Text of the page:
Travel Guide Europe Georgia Adjara Batumi



The Old Ship Hotel, Batumi

The Old Ship Hotel, Batumi

© neillkylie

Batumi is a city in Georgia and has around 125,000 inhabitants. Batumi is the capital of Adjara, an autonomous republic in southwest Georgia. It is the country's major port city and is located in the subtropical part of the country, with generally warm or mild weather year round.




There are 7 boroughs:

  • Old Batumi
  • Khimshiashvili
  • Bagrationi
  • Aghmashenebeli
  • Javakhishvili
  • Tamar
  • Boni-Gorodok



Sights and Activities



© Utrecht

  • Stalin Museum - a much smaller one compared to the one in Gori, this museum is located in the house where he once lived.
  • The Black Sea - enjoy the waves and admire the beach and the port itself.
  • Nurigeli Lake
  • Oceanarium
  • Orthodox, Catholic and Armenian churches
  • Old Mosque
  • Remains of Gonio Fortress
  • Batumi Botanical Garden



Events and Festivals

Black Sea Jazz Festival

Traditionally in the mid July Batumi hosts the Black sea Jazz festival organized by Eastern Promotion. The six-day jazz event offers a tasteful music to the admirers of jazz all around the world. 4 stages, 21 bands, 37 shows and participants from 11 countries make Batumi the centre of summer vacation.




Batumi has a warm subtropical climate with humidity hovering around 70-80%. Temperatures range from around 10-12 °C in December and January to 26 °C in July and August. Lows average around 5 °C and 19 °C respectively. The absolute records are 40 °C and -7 °C. Batumi receives over 2,700mm of precipitation a year, most of it falling as rain. May is the driest month with less than 100mm, while September to November has 300mm a month or more!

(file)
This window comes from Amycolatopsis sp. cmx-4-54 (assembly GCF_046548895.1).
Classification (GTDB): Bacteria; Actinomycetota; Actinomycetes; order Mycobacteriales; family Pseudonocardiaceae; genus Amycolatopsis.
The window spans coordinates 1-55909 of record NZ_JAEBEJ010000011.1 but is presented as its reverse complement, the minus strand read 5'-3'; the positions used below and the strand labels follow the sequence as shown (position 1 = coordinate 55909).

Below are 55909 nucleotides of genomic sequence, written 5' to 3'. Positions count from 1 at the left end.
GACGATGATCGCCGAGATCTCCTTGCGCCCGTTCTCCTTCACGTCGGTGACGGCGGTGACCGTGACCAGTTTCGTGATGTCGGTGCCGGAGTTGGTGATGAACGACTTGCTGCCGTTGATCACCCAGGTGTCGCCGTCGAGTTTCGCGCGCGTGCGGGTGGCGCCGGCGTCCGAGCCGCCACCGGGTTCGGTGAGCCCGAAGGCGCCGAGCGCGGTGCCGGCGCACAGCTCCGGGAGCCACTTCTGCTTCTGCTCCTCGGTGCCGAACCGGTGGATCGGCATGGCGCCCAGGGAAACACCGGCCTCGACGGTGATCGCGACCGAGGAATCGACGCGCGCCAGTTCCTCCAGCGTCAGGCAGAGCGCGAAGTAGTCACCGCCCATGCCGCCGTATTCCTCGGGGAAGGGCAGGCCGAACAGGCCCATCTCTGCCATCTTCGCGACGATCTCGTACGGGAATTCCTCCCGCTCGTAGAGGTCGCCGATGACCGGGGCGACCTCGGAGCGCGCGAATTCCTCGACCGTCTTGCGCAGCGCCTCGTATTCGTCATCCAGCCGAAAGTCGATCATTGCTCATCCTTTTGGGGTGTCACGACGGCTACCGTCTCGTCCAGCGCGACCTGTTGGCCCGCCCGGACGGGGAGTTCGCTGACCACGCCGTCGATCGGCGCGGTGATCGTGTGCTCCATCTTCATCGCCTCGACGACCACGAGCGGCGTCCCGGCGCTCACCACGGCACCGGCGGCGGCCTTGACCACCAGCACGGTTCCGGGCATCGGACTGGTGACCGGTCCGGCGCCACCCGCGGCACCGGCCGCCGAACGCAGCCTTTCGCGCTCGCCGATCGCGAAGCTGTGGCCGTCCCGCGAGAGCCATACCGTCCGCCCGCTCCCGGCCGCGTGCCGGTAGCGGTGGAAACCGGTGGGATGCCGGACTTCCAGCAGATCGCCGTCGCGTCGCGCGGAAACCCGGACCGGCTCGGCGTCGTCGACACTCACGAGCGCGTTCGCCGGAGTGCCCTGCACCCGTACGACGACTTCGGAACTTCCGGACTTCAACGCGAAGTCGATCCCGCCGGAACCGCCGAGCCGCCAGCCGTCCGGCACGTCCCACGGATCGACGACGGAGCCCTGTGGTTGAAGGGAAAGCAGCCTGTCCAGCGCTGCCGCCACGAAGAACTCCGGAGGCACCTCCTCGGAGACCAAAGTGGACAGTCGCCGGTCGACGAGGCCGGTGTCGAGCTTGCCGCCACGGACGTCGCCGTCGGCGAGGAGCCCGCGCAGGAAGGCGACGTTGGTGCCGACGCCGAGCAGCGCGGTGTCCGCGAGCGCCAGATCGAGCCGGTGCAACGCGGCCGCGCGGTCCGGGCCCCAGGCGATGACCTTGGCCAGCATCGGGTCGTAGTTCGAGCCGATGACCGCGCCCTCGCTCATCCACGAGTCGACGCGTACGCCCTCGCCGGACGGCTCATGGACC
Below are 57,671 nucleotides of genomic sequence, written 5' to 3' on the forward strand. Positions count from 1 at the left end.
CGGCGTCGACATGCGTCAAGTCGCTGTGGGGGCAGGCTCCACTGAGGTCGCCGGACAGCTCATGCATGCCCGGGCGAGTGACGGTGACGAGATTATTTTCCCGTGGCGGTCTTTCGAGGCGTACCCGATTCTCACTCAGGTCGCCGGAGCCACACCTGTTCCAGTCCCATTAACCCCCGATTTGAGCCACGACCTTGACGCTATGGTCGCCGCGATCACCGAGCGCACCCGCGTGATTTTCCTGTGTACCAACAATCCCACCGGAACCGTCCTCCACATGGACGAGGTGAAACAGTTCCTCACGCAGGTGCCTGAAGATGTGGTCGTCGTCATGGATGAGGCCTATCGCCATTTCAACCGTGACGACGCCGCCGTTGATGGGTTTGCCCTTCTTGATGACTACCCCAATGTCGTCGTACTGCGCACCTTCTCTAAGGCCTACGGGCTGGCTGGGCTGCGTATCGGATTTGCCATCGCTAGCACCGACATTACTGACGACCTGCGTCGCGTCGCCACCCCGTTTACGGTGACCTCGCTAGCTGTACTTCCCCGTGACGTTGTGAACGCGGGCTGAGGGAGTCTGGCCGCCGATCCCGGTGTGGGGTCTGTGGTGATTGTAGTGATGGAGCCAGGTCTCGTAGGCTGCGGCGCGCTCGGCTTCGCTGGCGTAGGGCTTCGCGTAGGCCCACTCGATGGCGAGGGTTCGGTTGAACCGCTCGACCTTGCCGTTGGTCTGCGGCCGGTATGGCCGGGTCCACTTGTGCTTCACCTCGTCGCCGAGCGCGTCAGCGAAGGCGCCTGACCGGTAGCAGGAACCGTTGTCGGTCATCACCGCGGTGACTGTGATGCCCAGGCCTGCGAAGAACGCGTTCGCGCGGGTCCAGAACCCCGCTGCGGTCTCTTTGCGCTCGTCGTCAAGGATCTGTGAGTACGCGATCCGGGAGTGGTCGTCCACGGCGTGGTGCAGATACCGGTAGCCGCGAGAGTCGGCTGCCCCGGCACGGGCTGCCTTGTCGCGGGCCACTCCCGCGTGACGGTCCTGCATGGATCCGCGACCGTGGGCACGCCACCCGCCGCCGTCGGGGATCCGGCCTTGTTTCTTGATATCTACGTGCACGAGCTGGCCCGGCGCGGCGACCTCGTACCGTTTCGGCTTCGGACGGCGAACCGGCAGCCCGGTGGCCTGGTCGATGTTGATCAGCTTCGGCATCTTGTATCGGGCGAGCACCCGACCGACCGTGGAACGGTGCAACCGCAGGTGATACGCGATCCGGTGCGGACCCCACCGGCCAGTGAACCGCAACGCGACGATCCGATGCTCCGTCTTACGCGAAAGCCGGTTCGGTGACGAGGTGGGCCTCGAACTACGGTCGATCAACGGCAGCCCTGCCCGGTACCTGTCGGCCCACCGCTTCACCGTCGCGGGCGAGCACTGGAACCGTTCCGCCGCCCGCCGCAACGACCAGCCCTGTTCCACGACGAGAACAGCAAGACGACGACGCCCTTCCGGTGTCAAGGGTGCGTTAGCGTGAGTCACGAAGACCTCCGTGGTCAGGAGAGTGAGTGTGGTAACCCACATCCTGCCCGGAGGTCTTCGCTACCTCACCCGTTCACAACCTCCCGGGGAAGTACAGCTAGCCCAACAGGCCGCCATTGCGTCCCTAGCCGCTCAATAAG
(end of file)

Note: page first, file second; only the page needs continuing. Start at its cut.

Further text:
Getting There

By Plane

Batumi International Airport (BUS) offers flights to/from Kiev, Ankara, Minsk, Baku, Donetsk, Kharkov, Moscow, Odessa, Tbilisi, Tel Aviv, Tehran and Istanbul.

By Train

Batumi Central Station is about two kilometres north of the centre. 06:00–01:00. Several local buses (No.2, No.15, No.8, etc.) go by the station – check out the live traffic here.

Georgian Railways operates several daily (+one night) fast trains between Batumi and Tbilisi. During the summer, an extra train Batumi-Tbilisi-Yerevan also operates. There are also slow trains to Kutaisi and Ozgureti, one pair each. Daily trains are typical by western standards. For the night trains, there are 3 classes: In first class, there are two people per cabin, the berths are a little short, narrow and hard but rather comfortable, and linen is provided. First class costs 40 lari, second class costs 23 lari, seats cost 13 lari. Since the schedule changes quite often, you can check before hand on the Georgian Railways Web site - be careful with the simplified version of the timetable - the Georgian version tends to be updated more often than the foreign ones (check the last update timestamp on both to be sure). However, the ticket booking system always has correct times.

Train tickets can be bought online, which is the easiest as trains tend to feel up fast (except local ones). You can do it at the station or from an office in the old town at 5 General Mazniashvili St (between Melashvili and Abashidze). This office is very plain and nondescript with no signs in English. The door and window frames are green and some metal chairs are visible inside. Hours are 09:00 to 18:00.

Unless taking the slow train to/from Kutaisi or Ozgureti, reserve your seats in advance on the weekends, as many Georgians flock to the seaside.

By Car

Batumi is on the E70 and S2 roads, which stretch north to Poti, and south into Turkey and along the Turkish coast to Samsun. The E97 road connects Batumi with Abkhazia, Russia and Crimea to the north, and also to Trabzon, Rize and Aşkale in Turkey to the south.

By Bus